If you all get a chance be sure to give a huge thanks to Bob Neil and Tim Parry for all of the hard work they have put into getting the truck parade ready.
We are also thinking about putting it in the Dogwood Festival in Vinton next month.
Roanoke City Firefighter/EMT – Henley Green
Each year the McDonald’s St. Patrick’s Day Parade celebrates the Irish & Scotch Irish influence within the Roanoke Valley and the entire Southwest Virginia region, plus we have lots of fun and great entertainment. But this celebration is also a salute to those within our community who serve and protect us every day. That’s why this year’s Grand Marshal is Roanoke City Firefighter/EMT Henley Green. Here’s why Henley was selected as this year’s Grand Marshal.
On Jan. 28, 2008 Henley Green was working off-duty from Roanoke Fire-EMS on a landscaping job for a sub-development in Mount Pleasant. It was an average day. He was working on a rock wall and getting ready to go for an early lunch. He got in his vehicle to leave when one of the Superintendents called and said that one of Henley’s co-worker’s, who was working in a different part of the development, was having a seizure. Henley quickly drove the ½ mile to where his co-worker was. His co-worker (#1) was inside of a building that was being worked on upstairs. There were no stairs to reach the upper level, so Henley climbed a ladder, some 10 feet up, to reach his co-worker. Henley started checking him out and realized he wasn’t doing well. He didn’t know what was wrong but knew he needed an ambulance quickly.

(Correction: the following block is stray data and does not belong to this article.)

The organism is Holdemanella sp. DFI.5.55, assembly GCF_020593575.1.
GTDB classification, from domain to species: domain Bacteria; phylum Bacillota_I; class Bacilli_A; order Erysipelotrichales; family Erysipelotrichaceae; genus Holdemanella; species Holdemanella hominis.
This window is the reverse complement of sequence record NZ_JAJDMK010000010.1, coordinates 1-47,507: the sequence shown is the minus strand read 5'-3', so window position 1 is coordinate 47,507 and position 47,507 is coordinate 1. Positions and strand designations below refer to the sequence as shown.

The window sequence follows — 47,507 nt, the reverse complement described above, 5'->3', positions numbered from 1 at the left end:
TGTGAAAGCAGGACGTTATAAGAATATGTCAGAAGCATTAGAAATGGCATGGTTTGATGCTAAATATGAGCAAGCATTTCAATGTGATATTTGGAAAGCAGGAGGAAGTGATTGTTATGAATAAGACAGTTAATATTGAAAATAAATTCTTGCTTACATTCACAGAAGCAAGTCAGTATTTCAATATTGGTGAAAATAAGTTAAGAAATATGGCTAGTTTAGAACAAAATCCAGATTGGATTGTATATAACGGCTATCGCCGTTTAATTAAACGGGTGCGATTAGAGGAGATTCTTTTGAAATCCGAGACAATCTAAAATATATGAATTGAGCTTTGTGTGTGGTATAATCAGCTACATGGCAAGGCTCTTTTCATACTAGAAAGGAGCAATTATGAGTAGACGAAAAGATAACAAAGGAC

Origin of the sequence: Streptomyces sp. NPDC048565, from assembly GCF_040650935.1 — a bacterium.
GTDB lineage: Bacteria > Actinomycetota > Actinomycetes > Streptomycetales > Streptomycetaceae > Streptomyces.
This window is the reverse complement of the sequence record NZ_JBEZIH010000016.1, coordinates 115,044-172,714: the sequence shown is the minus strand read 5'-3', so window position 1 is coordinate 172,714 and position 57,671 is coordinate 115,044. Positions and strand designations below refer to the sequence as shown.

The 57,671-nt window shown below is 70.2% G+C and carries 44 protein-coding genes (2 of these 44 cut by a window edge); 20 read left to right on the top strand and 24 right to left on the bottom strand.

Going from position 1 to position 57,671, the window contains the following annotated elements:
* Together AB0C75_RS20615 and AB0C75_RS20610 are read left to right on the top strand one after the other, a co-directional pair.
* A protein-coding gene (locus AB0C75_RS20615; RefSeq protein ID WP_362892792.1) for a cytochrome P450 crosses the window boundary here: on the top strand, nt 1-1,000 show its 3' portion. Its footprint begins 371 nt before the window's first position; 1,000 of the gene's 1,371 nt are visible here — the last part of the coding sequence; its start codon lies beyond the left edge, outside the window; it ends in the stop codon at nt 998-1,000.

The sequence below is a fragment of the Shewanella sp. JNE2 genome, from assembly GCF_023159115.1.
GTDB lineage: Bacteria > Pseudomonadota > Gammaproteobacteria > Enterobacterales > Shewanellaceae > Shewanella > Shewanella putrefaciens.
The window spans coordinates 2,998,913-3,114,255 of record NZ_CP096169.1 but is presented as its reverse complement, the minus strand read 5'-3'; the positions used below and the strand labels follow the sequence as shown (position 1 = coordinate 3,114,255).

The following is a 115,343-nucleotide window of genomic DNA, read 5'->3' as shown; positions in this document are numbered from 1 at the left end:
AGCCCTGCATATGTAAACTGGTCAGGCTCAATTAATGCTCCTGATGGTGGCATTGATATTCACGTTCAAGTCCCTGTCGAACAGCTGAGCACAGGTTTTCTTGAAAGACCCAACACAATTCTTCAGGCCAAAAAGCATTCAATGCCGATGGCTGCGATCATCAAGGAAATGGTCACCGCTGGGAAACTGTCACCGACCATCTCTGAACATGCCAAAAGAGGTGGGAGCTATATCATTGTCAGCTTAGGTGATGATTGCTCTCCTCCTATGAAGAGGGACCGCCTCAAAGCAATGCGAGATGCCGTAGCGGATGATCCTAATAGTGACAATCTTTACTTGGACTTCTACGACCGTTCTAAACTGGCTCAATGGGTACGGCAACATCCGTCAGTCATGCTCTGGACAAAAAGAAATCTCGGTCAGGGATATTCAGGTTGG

Read more here
On a side note, apparently DC Tartaglia told Roanoke City Police to ban Mike Overacker from future fire scenes. I am not exactly sure what is going on with this, but I think that Fire Photographers do a lot to preserve history, document incidents, and offer Firefighters with proof of a job well done or not as a training tool and/or pat on the back. I have seen photos taken by fire photographers used for investigations, slideshows, hung on walls, in presentations, and on websites. Some of which are Mike’s photos used by the City.
I don’t think that the sentiment displayed today towards Mike is the same outlook that many others have towards him, even in Administration. However, I cannot speak for them.
I would like to say that I appreciate the work Mike has done over the years in photographing incidents. As a matter of fact, the RFFA plans to submit some of Mike’s work in the IAFF Media Awards Contest this year.
Lt. Baron Gibson was able to get some pictures of the Highland Avenue fire yesterday. Click here or the picture for the story and more pictures.
It is the policy of the Black Crows to respond vigorously to all terrorist attacks at our station and to our members as well as our mascots. The Black Crows regard all such terrorism as a potential threat to station security as well as a criminal act and will apply all appropriate means to combat it. In doing so, the Black Crows shall pursue vigorously efforts to deter and preempt, apprehend individuals who perpetrate such acts.
January 18, 2008 our founding symbol of pride was brutally abducted by terrorist. Information from underground sources have revealed that he has been tortured and has made the ultimate sacrifice. Although he will be missed, other Black Crows within his family have proudly stepped up into his place and took over his duties.
The only request the Black Crows will make is that all remains whether human or plastic be returned to receive these said honors and a hero’s burial.
Mike might be putting up images of the fire on Riverland today.